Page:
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NASA, ESA capture comet collision with Sun

Friday, August 23, 2013, 10:31 AM - NASA and the European Space Agency's Solar and Heliospheric Observatory (SOHO) has managed to capture a comet colliding with the sun, appearing to explode as it approaches.

NASA and the ESA's Solar and Heliospheric Observatory (SOHO) has provided several stunning images since its launch back in 1995. 

From day 1, operation SOHO has discovered over 2,400 comets. Only last week it captured a massive coronal hole near the sun's north pole

This week new video was released showing a comet on a collision course with the sun. 

The piece of space debris is thought to have originated from the Kreutz family of comets - known by some as the sungrazers because their orbit tracks close to the sun.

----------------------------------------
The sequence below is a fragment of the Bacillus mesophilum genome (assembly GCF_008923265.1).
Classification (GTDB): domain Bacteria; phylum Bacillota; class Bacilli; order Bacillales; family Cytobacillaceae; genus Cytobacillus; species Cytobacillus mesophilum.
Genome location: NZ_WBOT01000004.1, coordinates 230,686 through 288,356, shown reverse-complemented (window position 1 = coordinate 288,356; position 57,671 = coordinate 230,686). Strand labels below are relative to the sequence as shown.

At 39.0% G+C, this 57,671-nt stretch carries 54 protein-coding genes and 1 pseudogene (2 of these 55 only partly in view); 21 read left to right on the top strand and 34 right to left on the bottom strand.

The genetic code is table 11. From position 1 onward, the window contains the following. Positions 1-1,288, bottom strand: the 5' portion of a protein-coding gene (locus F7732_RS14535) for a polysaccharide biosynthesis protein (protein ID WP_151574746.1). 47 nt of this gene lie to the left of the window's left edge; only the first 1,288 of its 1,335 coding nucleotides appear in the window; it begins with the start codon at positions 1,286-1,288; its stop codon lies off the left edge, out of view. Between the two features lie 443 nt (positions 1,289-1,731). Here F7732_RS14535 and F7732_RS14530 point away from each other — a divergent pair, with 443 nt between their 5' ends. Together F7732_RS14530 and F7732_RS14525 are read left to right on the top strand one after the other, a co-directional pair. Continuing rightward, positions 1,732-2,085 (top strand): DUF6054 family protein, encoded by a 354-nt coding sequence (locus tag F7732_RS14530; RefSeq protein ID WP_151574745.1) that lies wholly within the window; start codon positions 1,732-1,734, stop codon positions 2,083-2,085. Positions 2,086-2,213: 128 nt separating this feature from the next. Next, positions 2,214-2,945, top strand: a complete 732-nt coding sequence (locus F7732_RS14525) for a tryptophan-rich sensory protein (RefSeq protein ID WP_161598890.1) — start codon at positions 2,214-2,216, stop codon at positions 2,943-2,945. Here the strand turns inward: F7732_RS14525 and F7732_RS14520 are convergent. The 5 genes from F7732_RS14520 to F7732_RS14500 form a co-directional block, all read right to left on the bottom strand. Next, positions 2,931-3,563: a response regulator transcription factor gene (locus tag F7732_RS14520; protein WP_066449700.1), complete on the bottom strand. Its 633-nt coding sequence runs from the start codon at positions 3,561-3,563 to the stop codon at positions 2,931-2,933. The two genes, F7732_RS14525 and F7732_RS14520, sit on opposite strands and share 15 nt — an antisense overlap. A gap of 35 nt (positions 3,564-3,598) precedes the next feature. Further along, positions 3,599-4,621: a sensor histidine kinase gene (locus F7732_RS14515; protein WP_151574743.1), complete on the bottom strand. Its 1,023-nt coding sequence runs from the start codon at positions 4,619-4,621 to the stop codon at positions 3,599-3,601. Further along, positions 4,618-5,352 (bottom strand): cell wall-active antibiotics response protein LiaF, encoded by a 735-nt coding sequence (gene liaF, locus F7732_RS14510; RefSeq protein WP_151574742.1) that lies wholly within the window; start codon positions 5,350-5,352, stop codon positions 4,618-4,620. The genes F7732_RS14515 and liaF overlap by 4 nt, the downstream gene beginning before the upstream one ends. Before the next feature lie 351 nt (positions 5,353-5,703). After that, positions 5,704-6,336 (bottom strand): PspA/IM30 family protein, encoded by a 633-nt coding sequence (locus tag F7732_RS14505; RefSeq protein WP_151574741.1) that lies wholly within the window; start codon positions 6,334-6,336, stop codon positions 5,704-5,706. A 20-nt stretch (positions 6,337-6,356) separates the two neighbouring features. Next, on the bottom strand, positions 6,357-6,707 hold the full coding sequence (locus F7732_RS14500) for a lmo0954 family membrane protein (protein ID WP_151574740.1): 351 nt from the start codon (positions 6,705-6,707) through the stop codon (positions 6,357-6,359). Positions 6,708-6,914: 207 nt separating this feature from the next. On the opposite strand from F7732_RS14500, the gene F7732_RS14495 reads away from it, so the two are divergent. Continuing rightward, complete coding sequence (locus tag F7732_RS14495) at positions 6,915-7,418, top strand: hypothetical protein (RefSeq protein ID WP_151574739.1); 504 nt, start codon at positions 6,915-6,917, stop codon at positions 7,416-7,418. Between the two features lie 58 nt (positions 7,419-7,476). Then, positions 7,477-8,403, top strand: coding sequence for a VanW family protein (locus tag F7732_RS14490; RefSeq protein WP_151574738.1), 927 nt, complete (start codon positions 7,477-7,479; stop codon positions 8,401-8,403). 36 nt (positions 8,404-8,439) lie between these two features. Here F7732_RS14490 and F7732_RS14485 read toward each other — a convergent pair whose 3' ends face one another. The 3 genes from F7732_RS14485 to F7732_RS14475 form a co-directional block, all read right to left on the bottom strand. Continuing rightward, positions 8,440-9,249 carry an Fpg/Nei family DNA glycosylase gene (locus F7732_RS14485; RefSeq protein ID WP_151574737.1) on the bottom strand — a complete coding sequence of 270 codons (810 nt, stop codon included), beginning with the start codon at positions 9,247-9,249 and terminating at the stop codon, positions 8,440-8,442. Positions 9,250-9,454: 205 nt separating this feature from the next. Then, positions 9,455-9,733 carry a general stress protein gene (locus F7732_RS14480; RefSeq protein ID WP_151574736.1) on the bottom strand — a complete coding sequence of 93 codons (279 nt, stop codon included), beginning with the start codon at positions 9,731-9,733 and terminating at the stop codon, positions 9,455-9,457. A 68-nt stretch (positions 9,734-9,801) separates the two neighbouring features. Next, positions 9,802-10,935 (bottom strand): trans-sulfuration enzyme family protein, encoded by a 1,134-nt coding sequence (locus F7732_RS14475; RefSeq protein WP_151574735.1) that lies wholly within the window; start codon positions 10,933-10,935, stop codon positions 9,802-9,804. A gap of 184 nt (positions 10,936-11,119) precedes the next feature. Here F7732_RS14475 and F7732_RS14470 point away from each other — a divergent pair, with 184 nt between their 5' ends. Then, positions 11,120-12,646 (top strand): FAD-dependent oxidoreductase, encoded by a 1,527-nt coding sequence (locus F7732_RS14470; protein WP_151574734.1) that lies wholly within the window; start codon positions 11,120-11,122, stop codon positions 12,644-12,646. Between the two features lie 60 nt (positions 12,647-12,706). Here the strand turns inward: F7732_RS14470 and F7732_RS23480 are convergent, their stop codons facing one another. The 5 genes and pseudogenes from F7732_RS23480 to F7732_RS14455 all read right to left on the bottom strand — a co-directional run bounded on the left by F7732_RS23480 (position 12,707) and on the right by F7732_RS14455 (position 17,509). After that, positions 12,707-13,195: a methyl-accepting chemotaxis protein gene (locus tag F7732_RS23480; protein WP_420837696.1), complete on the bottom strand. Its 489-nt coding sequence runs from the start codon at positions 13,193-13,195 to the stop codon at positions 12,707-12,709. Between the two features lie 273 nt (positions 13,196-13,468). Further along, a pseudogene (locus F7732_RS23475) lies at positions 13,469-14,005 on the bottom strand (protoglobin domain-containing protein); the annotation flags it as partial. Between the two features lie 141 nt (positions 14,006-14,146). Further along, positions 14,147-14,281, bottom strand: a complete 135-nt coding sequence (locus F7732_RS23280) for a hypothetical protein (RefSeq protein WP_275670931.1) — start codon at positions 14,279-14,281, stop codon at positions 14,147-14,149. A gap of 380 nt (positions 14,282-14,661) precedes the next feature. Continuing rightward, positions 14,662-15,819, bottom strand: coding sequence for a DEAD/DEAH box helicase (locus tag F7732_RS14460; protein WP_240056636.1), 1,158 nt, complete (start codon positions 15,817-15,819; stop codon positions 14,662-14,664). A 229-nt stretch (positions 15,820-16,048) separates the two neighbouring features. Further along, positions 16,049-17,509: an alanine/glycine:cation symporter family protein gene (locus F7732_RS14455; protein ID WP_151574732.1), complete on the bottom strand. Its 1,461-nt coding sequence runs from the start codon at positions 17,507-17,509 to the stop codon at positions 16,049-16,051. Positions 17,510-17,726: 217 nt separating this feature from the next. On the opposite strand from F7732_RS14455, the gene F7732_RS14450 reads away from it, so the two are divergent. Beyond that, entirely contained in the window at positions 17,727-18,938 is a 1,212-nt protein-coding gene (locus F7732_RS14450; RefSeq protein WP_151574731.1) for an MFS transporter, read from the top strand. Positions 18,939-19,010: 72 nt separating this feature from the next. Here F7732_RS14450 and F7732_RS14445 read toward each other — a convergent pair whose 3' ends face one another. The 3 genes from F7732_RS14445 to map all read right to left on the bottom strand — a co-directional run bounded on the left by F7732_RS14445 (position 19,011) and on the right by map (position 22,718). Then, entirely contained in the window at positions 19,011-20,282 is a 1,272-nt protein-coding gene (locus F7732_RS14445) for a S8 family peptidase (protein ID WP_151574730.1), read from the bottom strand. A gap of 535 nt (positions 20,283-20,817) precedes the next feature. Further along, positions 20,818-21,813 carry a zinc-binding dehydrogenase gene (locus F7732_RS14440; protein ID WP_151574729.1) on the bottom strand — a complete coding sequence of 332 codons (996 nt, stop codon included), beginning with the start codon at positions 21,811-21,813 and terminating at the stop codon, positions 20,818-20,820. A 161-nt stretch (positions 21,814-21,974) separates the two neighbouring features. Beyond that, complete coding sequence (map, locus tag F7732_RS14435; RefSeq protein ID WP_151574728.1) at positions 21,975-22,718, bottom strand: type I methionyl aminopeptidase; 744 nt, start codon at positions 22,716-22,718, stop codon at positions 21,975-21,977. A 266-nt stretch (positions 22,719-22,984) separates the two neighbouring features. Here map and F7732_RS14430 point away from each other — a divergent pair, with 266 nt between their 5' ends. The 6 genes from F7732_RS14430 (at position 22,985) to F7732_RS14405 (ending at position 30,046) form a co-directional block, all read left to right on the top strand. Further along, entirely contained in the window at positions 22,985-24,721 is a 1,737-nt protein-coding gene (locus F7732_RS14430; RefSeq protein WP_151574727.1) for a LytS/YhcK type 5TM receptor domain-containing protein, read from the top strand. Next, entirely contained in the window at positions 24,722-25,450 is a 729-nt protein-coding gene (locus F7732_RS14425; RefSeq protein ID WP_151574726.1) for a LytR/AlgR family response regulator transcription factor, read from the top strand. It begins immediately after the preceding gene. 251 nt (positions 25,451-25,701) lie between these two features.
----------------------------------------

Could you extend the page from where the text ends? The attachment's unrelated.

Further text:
The comet appears to explode upon impact but most likely only made it to within touching distance. 

Tens of metres in diametre, the comet simply vapourized as it tracked closer to the sun. 

At approximately the same time, the sun let out a large coronal mass ejection (CME), looking as if the comet triggered the event.

In fact, the CME was caused by an explosion on the other side of the star. The icy space body was simply too small to have any impact.

Kreutz fragments approach the sun on a daily basis but many are too minuscule to be captured on camera. 

ISON the real deal

Astronomers are more excited by another stargrazer that's approaching the sun, comet ISON.

It is expected to put on a dazzling display as it materializes in the sky. 

ISON's size means that it could even be visible during daytime. As it tracks closer to the sun, solar rays will heat the comet and produce a bright display when seen from Earth. 

Hailed as the "comet of the century," scientists are salivating in anticipation of its November display, though some believe it's already showing signs of fizzling out.  

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